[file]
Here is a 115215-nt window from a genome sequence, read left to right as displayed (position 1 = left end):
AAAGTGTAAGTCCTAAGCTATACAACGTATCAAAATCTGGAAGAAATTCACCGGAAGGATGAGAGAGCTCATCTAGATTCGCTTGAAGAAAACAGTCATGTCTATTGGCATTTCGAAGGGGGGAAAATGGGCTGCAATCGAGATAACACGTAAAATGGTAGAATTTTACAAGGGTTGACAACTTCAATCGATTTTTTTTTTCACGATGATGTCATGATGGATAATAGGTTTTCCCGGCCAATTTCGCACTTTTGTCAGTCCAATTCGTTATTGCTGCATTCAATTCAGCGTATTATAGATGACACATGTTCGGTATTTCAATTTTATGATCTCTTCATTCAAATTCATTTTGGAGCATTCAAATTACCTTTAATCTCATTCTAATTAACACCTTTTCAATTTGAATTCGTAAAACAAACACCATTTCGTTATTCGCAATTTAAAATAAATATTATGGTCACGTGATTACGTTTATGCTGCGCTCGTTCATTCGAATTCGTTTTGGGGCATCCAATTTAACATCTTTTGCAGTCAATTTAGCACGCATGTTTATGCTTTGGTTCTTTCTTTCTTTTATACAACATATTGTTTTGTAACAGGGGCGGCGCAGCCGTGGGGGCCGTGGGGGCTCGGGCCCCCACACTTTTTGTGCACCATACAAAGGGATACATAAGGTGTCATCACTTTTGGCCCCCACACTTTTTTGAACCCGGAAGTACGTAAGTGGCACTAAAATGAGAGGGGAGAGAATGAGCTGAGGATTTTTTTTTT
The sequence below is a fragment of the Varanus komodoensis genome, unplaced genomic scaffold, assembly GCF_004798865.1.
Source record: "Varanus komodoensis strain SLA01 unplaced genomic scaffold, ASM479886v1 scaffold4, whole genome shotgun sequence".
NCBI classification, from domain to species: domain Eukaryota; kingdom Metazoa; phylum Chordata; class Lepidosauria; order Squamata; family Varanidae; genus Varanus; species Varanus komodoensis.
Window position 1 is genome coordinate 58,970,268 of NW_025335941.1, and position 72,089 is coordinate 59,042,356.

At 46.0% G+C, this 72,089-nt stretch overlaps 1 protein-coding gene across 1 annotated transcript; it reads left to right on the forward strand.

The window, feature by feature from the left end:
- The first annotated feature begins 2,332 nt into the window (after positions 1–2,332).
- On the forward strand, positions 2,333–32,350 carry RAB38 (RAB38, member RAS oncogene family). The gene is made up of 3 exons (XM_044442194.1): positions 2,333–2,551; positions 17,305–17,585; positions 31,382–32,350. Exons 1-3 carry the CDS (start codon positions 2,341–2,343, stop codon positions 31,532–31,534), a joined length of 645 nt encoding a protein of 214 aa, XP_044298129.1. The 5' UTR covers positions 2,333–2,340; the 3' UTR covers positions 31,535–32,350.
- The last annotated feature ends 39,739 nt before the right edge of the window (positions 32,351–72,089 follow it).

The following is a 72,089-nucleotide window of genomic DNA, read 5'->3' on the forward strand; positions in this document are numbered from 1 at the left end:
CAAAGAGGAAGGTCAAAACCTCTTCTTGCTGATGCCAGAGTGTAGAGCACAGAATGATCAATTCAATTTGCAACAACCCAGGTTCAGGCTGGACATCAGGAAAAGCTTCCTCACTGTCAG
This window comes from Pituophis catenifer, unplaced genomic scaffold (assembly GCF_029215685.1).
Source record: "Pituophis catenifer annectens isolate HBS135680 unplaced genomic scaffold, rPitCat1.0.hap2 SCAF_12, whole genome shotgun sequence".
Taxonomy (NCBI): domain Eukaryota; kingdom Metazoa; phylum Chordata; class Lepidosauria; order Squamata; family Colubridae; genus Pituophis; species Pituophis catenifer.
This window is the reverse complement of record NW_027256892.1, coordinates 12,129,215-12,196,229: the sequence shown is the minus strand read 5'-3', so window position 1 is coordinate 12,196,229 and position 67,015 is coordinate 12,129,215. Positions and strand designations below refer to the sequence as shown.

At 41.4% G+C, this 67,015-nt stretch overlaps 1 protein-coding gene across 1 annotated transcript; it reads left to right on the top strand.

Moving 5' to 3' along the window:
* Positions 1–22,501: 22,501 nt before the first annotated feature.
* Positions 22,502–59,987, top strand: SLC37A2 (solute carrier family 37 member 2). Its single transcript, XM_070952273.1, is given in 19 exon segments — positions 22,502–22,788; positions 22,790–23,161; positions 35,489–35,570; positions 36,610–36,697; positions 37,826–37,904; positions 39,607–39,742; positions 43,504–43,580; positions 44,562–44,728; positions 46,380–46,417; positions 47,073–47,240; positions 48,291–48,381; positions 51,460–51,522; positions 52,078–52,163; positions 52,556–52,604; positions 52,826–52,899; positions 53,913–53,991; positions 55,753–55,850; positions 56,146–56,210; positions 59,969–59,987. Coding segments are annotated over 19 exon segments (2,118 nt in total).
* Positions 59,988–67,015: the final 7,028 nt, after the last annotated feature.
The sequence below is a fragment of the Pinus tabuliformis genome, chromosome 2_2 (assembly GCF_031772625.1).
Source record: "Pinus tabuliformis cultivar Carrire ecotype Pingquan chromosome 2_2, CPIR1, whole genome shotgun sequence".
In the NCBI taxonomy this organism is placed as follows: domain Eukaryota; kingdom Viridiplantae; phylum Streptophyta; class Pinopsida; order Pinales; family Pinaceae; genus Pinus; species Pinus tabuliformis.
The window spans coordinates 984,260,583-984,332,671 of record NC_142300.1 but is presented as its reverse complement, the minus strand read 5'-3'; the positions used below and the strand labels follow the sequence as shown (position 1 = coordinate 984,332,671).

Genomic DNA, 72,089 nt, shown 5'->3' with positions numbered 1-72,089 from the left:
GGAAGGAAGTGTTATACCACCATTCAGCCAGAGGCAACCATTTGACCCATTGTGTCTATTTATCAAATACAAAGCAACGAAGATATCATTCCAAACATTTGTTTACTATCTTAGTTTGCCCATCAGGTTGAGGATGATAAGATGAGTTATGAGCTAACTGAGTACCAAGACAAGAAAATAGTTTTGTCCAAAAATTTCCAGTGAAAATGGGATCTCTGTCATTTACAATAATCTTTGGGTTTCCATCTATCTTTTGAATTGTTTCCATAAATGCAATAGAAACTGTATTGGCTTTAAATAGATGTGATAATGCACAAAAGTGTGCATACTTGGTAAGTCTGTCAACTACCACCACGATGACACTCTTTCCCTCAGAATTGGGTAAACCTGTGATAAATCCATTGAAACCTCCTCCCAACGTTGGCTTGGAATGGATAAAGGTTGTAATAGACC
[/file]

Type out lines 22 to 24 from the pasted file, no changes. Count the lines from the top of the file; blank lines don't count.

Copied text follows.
* Positions 59,988–67,015: the final 7,028 nt, after the last annotated feature.
The sequence below is a fragment of the Pinus tabuliformis genome, chromosome 2_2 (assembly GCF_031772625.1).
Source record: "Pinus tabuliformis cultivar Carrire ecotype Pingquan chromosome 2_2, CPIR1, whole genome shotgun sequence".